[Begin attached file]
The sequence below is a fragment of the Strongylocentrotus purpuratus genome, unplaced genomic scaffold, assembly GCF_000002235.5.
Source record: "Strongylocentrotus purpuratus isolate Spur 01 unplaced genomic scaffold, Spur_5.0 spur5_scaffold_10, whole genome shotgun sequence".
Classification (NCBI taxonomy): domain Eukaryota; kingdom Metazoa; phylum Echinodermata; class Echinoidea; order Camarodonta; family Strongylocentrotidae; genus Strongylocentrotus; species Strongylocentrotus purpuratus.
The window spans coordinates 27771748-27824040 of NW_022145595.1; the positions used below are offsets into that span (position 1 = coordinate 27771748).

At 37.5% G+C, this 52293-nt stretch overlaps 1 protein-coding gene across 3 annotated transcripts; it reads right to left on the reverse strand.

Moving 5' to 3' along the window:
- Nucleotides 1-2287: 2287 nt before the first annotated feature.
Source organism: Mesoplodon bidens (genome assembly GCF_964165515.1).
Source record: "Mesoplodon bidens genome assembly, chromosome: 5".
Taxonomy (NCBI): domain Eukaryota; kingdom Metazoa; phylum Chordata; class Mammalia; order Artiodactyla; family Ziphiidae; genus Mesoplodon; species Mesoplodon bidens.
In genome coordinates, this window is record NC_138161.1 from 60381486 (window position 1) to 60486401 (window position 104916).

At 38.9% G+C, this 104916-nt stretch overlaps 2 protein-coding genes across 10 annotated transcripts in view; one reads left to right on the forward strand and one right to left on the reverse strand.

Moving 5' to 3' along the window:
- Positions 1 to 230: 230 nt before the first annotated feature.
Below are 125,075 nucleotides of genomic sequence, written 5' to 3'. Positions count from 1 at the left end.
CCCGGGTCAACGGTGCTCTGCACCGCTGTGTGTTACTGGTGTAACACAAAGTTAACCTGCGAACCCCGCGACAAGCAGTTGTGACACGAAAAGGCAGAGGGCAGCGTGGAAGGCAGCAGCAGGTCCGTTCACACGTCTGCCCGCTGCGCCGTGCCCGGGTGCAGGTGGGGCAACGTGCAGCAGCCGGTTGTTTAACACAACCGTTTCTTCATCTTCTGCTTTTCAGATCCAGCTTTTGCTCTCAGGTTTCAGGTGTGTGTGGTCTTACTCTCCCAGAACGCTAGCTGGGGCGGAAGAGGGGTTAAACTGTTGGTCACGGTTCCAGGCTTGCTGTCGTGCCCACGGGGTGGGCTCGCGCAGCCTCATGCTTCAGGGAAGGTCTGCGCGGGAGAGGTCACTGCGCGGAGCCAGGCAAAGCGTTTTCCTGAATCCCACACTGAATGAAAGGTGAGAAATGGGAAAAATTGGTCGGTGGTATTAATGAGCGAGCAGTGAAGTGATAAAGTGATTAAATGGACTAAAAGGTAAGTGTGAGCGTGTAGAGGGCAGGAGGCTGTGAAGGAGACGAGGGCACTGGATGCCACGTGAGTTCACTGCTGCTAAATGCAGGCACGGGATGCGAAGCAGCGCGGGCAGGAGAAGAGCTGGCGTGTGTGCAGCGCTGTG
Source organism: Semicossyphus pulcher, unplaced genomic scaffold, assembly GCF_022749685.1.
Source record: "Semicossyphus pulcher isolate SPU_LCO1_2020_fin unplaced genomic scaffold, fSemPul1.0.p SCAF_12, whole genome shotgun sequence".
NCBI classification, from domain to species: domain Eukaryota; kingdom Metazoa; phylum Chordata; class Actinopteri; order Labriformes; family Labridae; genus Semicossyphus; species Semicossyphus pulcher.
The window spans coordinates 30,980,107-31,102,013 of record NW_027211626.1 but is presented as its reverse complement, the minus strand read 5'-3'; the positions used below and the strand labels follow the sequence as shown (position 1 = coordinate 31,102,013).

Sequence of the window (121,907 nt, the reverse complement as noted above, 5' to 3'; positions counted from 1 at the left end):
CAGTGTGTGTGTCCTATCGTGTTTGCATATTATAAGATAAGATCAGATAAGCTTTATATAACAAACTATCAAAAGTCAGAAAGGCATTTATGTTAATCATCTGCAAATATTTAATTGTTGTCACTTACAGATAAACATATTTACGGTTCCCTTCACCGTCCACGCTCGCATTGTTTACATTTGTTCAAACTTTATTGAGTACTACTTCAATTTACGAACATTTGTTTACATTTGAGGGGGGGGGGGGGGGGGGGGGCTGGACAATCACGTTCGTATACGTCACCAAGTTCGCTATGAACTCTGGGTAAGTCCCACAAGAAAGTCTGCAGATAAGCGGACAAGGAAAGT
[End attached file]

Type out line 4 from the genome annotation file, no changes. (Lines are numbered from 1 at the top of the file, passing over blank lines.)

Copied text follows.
The window spans coordinates 27771748-27824040 of NW_022145595.1; the positions used below are offsets into that span (position 1 = coordinate 27771748).